When protesters set the stage at media events
Austin Stack’s attack on Adams is the latest in a long line of high-profile interventions
Staging a disruption at a media conference or event - as Austin Stack, whose father was murdered by the IRA, did during a press conference featuring Sinn Féin leader Gerry Adams on Thursday - is a potent and effective tactic for those who oppose the message to get their own message across.
There have been a number of such high-profile incidents in recent years.
Beleaguered Fifa president Sepp Blatter - whose organisation was being investigated for widespread corruption and graft at the time - was holding a press conference in Zurich, Switzerland, when comedian Lee Nelson stood in front of him, made a short statement, and then dramatically showered him with paper money.
Suddenly, a young woman leaped onto the table and showered him with paper and glitter.
Not sure of what was being thrown at him, the Italian technocrat put up his hand in a defensive gesture.
The protester was German activist Josephine Witt, who repeatedly chanted, “End the ECB dictatorship”, before being carted off by security guards.
Ms Witt said she was objecting to an unelected and unaccountable institution making decisions that caused austerity in Europe.
She had got into the press conference by presenting herself as a journalist.
Party conferences are usually slick and tightly-controlled affairs, designed for television coverage.
However, the conference was sabotage by group of hundreds of far-left campaigners.
They succeeded in getting being the thin security cordon and succeeded in drowning out some of the proceedings with their chants.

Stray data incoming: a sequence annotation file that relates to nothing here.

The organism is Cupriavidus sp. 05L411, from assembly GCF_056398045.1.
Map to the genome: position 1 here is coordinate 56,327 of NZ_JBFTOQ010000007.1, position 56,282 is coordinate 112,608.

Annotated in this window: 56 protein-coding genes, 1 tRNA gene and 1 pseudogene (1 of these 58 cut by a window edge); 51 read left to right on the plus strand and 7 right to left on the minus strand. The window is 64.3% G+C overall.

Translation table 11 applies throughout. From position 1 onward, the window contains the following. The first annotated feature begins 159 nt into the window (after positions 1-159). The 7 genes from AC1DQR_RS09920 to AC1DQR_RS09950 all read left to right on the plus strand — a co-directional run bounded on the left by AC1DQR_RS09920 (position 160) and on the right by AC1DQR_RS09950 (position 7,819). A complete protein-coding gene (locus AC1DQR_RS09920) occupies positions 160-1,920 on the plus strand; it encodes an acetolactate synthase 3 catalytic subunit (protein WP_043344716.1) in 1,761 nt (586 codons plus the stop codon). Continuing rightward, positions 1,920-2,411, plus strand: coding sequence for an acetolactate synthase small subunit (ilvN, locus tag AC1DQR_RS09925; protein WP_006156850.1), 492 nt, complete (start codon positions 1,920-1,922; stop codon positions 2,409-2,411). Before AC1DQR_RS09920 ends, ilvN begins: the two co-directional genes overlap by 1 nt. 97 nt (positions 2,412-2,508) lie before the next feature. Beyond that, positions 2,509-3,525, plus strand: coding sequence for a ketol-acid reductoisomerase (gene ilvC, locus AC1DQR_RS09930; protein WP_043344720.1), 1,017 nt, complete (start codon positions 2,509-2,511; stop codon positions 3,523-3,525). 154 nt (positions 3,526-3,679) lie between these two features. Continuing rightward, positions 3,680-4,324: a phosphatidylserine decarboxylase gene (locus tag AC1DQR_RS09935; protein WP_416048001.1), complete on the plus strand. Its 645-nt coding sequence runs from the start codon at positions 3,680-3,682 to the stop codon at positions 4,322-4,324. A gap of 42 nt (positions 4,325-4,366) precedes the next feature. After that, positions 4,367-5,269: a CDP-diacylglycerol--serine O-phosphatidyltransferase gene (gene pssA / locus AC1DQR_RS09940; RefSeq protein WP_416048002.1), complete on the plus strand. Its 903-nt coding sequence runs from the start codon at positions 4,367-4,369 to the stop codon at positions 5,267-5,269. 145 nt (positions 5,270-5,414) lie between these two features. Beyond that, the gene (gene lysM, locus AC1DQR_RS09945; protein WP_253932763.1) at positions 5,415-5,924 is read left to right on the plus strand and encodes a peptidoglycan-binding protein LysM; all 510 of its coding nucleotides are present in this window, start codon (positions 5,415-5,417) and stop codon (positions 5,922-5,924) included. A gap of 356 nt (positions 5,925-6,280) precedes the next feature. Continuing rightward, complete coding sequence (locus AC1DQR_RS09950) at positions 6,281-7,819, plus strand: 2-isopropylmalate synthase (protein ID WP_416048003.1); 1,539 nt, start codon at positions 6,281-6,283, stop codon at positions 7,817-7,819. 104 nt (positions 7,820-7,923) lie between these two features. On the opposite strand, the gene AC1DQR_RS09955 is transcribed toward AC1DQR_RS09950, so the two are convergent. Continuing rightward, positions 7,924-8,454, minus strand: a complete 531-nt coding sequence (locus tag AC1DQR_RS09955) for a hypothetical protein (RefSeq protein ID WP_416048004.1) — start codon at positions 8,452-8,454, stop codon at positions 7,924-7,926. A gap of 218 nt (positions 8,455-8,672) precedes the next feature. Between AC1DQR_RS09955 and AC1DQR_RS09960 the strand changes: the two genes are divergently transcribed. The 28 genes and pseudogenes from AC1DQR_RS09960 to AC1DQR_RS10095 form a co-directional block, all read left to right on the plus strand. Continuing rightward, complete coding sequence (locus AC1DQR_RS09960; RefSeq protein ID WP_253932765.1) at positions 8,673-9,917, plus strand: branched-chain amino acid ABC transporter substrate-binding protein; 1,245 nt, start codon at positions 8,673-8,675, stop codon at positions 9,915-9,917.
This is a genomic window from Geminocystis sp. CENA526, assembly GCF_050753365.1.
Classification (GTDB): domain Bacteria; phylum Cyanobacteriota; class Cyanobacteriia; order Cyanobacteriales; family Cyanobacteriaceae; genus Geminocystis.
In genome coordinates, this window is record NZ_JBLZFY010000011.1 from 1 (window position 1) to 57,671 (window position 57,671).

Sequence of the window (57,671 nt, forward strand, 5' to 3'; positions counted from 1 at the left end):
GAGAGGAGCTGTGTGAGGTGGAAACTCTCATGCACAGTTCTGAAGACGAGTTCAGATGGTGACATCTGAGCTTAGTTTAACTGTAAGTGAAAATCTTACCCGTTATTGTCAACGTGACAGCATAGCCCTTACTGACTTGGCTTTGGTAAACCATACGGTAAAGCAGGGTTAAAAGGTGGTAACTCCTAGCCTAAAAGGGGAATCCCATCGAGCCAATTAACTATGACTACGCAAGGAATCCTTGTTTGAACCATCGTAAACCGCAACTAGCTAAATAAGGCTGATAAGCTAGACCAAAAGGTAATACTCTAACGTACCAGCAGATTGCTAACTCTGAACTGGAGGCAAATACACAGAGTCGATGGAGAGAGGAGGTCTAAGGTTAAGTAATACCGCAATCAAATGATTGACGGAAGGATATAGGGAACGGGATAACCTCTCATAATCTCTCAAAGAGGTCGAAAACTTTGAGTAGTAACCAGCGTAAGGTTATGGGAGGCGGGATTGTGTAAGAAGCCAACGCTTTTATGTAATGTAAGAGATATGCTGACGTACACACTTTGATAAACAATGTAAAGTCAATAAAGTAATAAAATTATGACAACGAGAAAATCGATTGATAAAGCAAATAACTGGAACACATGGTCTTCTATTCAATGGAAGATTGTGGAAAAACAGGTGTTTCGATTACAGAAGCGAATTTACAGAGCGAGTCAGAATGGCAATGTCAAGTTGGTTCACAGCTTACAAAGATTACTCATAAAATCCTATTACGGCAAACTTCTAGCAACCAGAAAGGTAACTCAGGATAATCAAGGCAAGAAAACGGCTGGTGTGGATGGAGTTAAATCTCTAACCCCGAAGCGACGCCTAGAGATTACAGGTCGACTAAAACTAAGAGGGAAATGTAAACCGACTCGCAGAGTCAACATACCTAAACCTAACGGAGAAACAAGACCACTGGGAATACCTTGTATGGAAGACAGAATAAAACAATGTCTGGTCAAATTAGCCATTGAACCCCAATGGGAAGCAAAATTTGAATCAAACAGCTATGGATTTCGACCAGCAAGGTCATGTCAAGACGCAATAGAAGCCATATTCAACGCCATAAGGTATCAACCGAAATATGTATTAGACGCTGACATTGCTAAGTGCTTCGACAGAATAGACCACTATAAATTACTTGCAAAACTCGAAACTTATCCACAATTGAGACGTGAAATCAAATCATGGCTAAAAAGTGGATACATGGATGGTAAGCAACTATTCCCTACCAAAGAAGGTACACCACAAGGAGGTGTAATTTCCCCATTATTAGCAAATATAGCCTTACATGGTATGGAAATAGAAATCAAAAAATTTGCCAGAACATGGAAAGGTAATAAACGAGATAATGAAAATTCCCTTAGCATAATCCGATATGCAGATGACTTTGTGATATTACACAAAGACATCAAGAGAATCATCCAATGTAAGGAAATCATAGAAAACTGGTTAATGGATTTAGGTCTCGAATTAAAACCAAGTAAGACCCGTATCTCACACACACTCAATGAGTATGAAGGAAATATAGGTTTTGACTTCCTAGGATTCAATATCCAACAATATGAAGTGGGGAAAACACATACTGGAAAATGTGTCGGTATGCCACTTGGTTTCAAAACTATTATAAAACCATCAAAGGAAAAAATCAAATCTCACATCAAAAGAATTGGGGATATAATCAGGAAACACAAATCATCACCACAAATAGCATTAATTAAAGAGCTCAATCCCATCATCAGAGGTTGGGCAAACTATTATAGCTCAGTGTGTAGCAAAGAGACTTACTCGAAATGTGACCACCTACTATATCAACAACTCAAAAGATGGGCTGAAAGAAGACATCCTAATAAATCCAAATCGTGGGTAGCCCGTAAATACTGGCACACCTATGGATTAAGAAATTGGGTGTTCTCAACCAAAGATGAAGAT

During its early days in Ireland, representatives of the Troika held press conferences at the end of their quarterly visits to Dublin.
Ignoring a press officer who requested the microphone back, Browne asked Mr Masuch to explain why the ECB required that Irish taxpayers pay billions of euros to unguaranteed bondholders.
In a tense and prolonged exchange, Mr Masuch refused to answer the question, saying he had answered it at a previous conference.
Martin McGuinness was Sinn Féin’s candidate in the presidential election that year and seemed to be performing strongly in the campaign.
However, that all changed when he arrived in Athlone, Co Westmeath, a few weeks before polling day to meet supporters and attend a party event.
Kelly held up a picture of his father and said: “I want justice for my father. I believe you know the names of the killers of my father and I want you to tell me who they are. You were on the army council of the IRA.”
McGuinness denied he knew who was involved. He also denied he was on the army council. Kelly said McGuinness was a liar.
The intervention, which happened in the full glare of the media, put paid to any hopes McGuinness had of winning the election.
Media tycoon Rupert Murdoch was being questioned by a House of Commons select committee about the hacking and related illegal activities that were practised by British media organisations owned by his corporations.
A comedian with the alias of Johnny Marbles had managed to get in the public gallery during the questioning.
As Murdoch was answering a question, Marbles pounced and pushed a foam pie into Murdoch’s face.
Murdoch’s wife, Wendi Deng, literally sprung to his defence, coming from behind her husband to punch Marbles in the face.